The use of legal materials to examine the Reformation is innovative and gives the book much of its character. Where the most recent generation of historians have written the history of the Reformation from diocesan archives, Shagan is a Public Records Office man. Whether he is fully adept with much of this material is another matter. He reads it closely, and he reads it literally. Let us take an example from early on in the book. In 1535 the parishioners of Halifax (Yorkshire) petitioned Chancery to complain (amongst other things) that their parish priest, Dr. Robert Holdsworth, was still making them pay "Peter's Pence."They added to their bill the "enthusiastic confirmation that 'the king our sovereign lord is the supremum caput anglicane ecclesiae"'The first time this instance is cited it is used as an illustration of the way "many people who had no apparent Protestant leanings none the less chose to act as mouthpieces for the regime" (p. 15). Later these same words are described as "an absurdly superfluous reminder that the vicar should be made to answer the charges against him" (p. 145). I don't accept either of these interpretations. Someone was being highly constructive in taking a complaint against a parish priest to Chancery: the justification, to bring the case within the jurisdiction of the court, was a tendentious claim that since the establishment of the royal supremacy, Chancery could hear the complaint. What Chancery made of this is unrecorded, but I should be surprised if it acted on the bill. I simply don't see these words as carrying the implication Shagan claims for them; nor is it clear to me that the parishioners in whose name the bill was made would have been aware of what was done in their name. In fact, a further petition from Halifax against Holdsworth, this time to the steward of the manor of Wakefleld, reveals that they had petitioned the king as supreme head, the lord chancellor, Cromwell, and the Queen's secretary (Letters and Papers IX, no. 463 ). Shagan shows what wiser historians already knew: that in legal disputes, people were promiscuous in their use of the courts and whom they approached for aid. They were adept at blackening the names of their opponents and portraying themselves in the best possible light. And whilst he shows that some cases concerning priests came into Star Chamber after 1534, he never says how many. My suspicion is very few.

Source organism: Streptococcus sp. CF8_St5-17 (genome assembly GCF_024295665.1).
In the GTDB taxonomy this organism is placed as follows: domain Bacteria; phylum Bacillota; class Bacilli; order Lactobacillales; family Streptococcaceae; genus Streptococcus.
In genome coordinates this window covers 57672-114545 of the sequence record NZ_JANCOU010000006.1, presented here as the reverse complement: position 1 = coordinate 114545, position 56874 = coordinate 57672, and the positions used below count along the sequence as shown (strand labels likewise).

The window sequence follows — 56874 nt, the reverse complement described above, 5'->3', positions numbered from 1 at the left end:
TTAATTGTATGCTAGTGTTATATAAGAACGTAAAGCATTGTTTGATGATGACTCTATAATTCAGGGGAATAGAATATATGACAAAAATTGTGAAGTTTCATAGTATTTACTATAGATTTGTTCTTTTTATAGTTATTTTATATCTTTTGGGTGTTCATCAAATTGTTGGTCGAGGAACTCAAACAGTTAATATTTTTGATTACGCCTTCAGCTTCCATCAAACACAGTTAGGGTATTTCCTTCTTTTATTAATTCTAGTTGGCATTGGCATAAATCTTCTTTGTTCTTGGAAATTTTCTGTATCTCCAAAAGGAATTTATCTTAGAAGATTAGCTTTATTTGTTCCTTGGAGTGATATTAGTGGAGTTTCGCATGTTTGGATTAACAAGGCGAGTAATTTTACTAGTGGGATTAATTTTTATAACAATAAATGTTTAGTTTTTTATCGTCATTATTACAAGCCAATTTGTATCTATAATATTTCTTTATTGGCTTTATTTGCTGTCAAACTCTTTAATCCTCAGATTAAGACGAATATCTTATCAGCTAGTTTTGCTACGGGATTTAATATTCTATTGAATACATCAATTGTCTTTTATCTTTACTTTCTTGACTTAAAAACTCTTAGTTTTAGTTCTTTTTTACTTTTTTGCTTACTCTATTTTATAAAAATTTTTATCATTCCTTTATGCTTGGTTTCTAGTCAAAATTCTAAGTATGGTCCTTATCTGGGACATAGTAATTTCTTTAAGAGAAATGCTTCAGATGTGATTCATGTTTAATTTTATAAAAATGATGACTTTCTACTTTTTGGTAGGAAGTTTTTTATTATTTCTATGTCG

The reliance on legal materials introduces another doubt about the book. Most recent historians have worked intensively on relatively small areas. Shagan spreads himself thinly over the country. As a result he picks suits to prove his points without knowing a great deal about the circumstances from which they arose. He makes no reference to the other disputes between Holdsworth and his parishioners, nor the modern accounts of these disputes. On pages 248-249 he cites several cases to show how the dissolution of the chantries prompted violence. But he has no idea what lies behind these disturbances. The iconoclastic destruction of Billing chapel in Lancashire by one James Winstanley in 1553 and others is described (p. 265): but who was Winstanley? What was he doing? It matters that the "local gentleman Thomas Banke,"who embezzled the ornaments from the chapel at Bank Newton (Yorkshire), was the representative of the founder's family (p. 251). Here and elsewhere there is a sense of instances being called upon to prove a point rather than points emerging from the evidence.